Video

Video Colombians Flee Venezuela as Border Crisis Escalates

Hundreds of Colombians have fled Venezuela since last week, amid an escalating border crisis between the two countries. Last week, Venezuelan President Nicolas Maduro ordered the closure of a key border crossing after smugglers injured three Venezuelan soldiers and a civilian. The president also ordered the deportation of Colombians who are in Venezuela illegally. Zlatica Hoke reports.
Video

Video Is China's Economic Data Accurate?

Some investors say China's wild stock market gyrations have been made worse by worries about the reliability of that nation's economic data. And some critics say the reports can mislead investors by painting an unrealistically-strong picture of the economy. A key China scholar says Beijing is not fudging ((manipulating)) the numbers, but that the economy is evolving quickly from smoke-stack industries to services, and the ways of tracking new economic activity are falling behind the change. V
Video

Video Next to Iran, Climate at Forefront of Obama Agenda

President Barack Obama this week announced new initiatives aimed at making it easier for Americans to access renewable energy sources such as solar and wind. Obama is not slowing down when it comes to pushing through climate change measures, an issue he says is the greatest threat to the country’s national security. VOA correspondent Aru Pande has more from the White House.
Video

Video Shipping Containers Provide Experimental Housing

Housing prices around the San Francisco Bay area are out of reach for many people, so some young entrepreneurs, artists and tech industry workers are creating their own houses using converted shipping containers. But as VOA's Mike O’Sullivan reports from Oakland, the effort requires ingenuity and dealing with restrictive local laws.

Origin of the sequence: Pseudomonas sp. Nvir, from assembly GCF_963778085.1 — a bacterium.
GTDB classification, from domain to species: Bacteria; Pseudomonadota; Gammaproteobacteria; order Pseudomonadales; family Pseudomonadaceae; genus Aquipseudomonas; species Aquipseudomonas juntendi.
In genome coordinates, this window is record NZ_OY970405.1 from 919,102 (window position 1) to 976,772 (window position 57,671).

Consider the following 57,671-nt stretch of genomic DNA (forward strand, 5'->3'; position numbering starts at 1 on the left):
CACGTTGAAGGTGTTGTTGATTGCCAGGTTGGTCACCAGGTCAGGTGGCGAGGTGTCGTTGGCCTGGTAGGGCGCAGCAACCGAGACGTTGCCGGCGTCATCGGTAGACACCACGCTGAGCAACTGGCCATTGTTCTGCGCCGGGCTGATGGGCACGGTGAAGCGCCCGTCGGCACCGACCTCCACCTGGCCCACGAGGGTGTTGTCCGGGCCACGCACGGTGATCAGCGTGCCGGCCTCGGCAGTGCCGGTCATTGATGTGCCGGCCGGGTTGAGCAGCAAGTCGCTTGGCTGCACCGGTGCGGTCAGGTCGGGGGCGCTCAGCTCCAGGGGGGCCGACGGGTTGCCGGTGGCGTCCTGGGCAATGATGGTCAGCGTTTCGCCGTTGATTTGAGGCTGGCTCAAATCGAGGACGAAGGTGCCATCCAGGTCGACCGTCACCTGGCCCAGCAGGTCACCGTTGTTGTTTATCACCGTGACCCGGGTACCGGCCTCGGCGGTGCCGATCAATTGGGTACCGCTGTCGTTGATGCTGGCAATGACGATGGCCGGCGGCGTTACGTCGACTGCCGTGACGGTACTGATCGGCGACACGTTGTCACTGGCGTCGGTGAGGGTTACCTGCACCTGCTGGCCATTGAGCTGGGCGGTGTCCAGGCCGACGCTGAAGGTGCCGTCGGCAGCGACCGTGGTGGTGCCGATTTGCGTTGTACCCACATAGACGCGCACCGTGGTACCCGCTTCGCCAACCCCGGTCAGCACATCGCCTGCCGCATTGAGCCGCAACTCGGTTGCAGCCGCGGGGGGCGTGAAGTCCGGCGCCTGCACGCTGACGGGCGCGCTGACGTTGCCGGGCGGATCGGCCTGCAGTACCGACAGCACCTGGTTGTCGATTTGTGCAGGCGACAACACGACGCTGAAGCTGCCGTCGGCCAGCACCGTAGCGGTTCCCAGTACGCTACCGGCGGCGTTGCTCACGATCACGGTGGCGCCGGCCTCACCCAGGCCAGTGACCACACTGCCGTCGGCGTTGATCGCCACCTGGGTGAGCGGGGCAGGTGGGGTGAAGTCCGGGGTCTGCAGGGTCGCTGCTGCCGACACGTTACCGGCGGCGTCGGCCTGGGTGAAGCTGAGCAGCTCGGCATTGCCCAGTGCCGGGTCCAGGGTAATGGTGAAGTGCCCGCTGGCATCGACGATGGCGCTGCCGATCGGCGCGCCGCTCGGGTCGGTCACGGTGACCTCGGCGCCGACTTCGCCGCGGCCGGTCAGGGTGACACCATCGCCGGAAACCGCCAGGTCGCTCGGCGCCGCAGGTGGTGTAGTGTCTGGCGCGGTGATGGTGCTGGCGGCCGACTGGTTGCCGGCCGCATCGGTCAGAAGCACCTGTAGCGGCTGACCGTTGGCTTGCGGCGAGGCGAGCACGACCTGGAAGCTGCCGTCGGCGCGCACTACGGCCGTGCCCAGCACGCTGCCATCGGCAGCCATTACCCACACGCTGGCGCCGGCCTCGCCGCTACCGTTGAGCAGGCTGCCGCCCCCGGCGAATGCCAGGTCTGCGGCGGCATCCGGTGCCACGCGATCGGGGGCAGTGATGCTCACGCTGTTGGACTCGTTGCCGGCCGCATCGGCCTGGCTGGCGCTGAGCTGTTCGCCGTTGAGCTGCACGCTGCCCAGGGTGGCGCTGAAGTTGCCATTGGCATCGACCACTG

Video

Video Arctic Draws International Competition for Oil

A new geopolitical “Great Game” is underway in earth’s northernmost region, the Arctic, where Russia has claimed a large area for resource development and President Barack Obama recently approved Shell Oil Company’s test-drilling project in an area under U.S. control. Greg Flakus reports.
Video

Video Philippine Maritime Police: Chinese Fishermen a Threat to Country’s Security

China and the Philippines both claim maritime rights in the South China Sea.  That includes the right to fish in those waters. Jason Strother reports on how the Philippines is catching Chinese nationals it says are illegal poachers. He has the story from Palawan province.
Video

Video Technique May Eliminate Drill-and-Fill Dental Care

Many people dread visiting dentists because they're afraid of drills. Now, however, a technology developed by a British firm promises to eliminate the need for mechanical cleaning of dental cavities by speeding a natural process of tooth repair. VOA’s George Putic reports.
Video

Video China's Spratly Island Building Said to Light Up the Night 'Like A City'

Southeast Asian countries claim China has illegally seized territory in the Spratly islands. It is especially a concern for a Philippine mayor who says Beijing is occupying parts of his municipality. Jason Strother reports from the capital of Palawan province, Puerto Princesa.
Video

Video Ages-old Ice Reveals Secrets of Climate Change

Ice caps don't just exist at the world's poles. There are also tropical ice caps, and the largest sits atop the Peruvian Andes - but it is melting, quickly, and may be gone within the next 20 years. George Putic reports scientists are now rushing to take samples to get at the valuable information about climate change locked in the ice.
Video

Video French Experiment in Integrating Roma Under Threat

Plans to destroy France’s oldest slum have sparked an outcry on the part of its Roma residents. As Lisa Bryant reports from the Paris suburb of La Courneuve, rights groups argue the community is a fledgling experiment on integrating Roma who are often outcasts in many parts of Europe.
Video

Video Kenyans Turn to Agriculture for Business

Each year Kenyan universities continue to churn out graduates for the job market despite the already existing high rate of unemployment among youth in the country. Some of these young men and women have realized that agriculture can be as rewarding as any other business or job, and they are resorting to agribusiness in large numbers as a way of tackling unemployment. Rael Ombuor reports for VOA.
Video

Video First Women Graduate Elite Army Ranger School

Two women are making history for the U.S. Army by proving they are among the toughest of the tough. VOA's Carla Babb reports from Fort Benning, Georgia as 94 men and those two women rise as graduates of the difficult Ranger school.

VOA Blogs

World Currencies

EUR
USD
0.8874
JPY
USD
120.83
GBP
USD
0.6497
CAD
USD
1.3271
INR
USD
66.162

Rates may not be current.